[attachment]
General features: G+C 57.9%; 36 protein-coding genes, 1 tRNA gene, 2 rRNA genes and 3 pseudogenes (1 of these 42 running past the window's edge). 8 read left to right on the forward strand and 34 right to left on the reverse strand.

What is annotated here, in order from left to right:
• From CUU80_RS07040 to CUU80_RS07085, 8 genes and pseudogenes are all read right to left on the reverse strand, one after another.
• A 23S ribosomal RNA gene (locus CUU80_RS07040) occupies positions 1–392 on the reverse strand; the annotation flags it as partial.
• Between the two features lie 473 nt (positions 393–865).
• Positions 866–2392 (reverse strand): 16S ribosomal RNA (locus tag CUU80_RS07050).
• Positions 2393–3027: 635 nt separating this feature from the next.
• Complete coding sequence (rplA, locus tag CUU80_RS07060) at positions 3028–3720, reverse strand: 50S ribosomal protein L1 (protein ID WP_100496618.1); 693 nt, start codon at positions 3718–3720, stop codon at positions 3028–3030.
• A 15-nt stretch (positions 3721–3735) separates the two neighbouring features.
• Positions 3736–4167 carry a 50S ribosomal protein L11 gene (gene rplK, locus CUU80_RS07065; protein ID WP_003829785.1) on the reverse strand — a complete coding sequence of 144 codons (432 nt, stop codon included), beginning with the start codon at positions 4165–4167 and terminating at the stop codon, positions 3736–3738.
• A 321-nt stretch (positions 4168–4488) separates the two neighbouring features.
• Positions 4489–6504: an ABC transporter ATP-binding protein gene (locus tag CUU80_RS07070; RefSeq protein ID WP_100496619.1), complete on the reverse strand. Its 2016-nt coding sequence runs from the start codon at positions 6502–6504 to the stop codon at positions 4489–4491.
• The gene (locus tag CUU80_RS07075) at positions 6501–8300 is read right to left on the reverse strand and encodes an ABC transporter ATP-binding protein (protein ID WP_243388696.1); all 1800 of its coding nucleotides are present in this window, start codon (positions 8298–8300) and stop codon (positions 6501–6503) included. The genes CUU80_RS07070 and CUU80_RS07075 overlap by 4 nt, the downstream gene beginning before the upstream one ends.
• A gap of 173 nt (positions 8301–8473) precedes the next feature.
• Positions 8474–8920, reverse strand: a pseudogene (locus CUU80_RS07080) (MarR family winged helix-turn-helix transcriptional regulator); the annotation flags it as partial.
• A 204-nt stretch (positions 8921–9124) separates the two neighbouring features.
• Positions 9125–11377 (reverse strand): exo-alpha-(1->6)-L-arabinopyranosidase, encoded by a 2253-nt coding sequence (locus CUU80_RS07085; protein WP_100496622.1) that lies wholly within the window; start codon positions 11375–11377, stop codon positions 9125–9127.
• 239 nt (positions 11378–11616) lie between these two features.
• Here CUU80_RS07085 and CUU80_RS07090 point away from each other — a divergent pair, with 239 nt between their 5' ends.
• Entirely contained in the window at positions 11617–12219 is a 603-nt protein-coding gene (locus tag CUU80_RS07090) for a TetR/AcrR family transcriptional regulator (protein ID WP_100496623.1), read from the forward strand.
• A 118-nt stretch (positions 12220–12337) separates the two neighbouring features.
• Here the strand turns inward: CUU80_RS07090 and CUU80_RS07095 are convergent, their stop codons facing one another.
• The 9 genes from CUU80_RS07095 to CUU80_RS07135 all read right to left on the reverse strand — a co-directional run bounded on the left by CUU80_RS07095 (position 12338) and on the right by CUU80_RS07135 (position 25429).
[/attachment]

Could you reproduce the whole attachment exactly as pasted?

General features: G+C 57.9%; 36 protein-coding genes, 1 tRNA gene, 2 rRNA genes and 3 pseudogenes (1 of these 42 running past the window's edge). 8 read left to right on the forward strand and 34 right to left on the reverse strand.

What is annotated here, in order from left to right:
• From CUU80_RS07040 to CUU80_RS07085, 8 genes and pseudogenes are all read right to left on the reverse strand, one after another.
• A 23S ribosomal RNA gene (locus CUU80_RS07040) occupies positions 1–392 on the reverse strand; the annotation flags it as partial.
• Between the two features lie 473 nt (positions 393–865).
• Positions 866–2392 (reverse strand): 16S ribosomal RNA (locus tag CUU80_RS07050).
• Positions 2393–3027: 635 nt separating this feature from the next.
• Complete coding sequence (rplA, locus tag CUU80_RS07060) at positions 3028–3720, reverse strand: 50S ribosomal protein L1 (protein ID WP_100496618.1); 693 nt, start codon at positions 3718–3720, stop codon at positions 3028–3030.
• A 15-nt stretch (positions 3721–3735) separates the two neighbouring features.
• Positions 3736–4167 carry a 50S ribosomal protein L11 gene (gene rplK, locus CUU80_RS07065; protein ID WP_003829785.1) on the reverse strand — a complete coding sequence of 144 codons (432 nt, stop codon included), beginning with the start codon at positions 4165–4167 and terminating at the stop codon, positions 3736–3738.
• A 321-nt stretch (positions 4168–4488) separates the two neighbouring features.
• Positions 4489–6504: an ABC transporter ATP-binding protein gene (locus tag CUU80_RS07070; RefSeq protein ID WP_100496619.1), complete on the reverse strand. Its 2016-nt coding sequence runs from the start codon at positions 6502–6504 to the stop codon at positions 4489–4491.
• The gene (locus tag CUU80_RS07075) at positions 6501–8300 is read right to left on the reverse strand and encodes an ABC transporter ATP-binding protein (protein ID WP_243388696.1); all 1800 of its coding nucleotides are present in this window, start codon (positions 8298–8300) and stop codon (positions 6501–6503) included. The genes CUU80_RS07070 and CUU80_RS07075 overlap by 4 nt, the downstream gene beginning before the upstream one ends.
• A gap of 173 nt (positions 8301–8473) precedes the next feature.
• Positions 8474–8920, reverse strand: a pseudogene (locus CUU80_RS07080) (MarR family winged helix-turn-helix transcriptional regulator); the annotation flags it as partial.
• A 204-nt stretch (positions 8921–9124) separates the two neighbouring features.
• Positions 9125–11377 (reverse strand): exo-alpha-(1->6)-L-arabinopyranosidase, encoded by a 2253-nt coding sequence (locus CUU80_RS07085; protein WP_100496622.1) that lies wholly within the window; start codon positions 11375–11377, stop codon positions 9125–9127.
• 239 nt (positions 11378–11616) lie between these two features.
• Here CUU80_RS07085 and CUU80_RS07090 point away from each other — a divergent pair, with 239 nt between their 5' ends.
• Entirely contained in the window at positions 11617–12219 is a 603-nt protein-coding gene (locus tag CUU80_RS07090) for a TetR/AcrR family transcriptional regulator (protein ID WP_100496623.1), read from the forward strand.
• A 118-nt stretch (positions 12220–12337) separates the two neighbouring features.
• Here the strand turns inward: CUU80_RS07090 and CUU80_RS07095 are convergent, their stop codons facing one another.
• The 9 genes from CUU80_RS07095 to CUU80_RS07135 all read right to left on the reverse strand — a co-directional run bounded on the left by CUU80_RS07095 (position 12338) and on the right by CUU80_RS07135 (position 25429).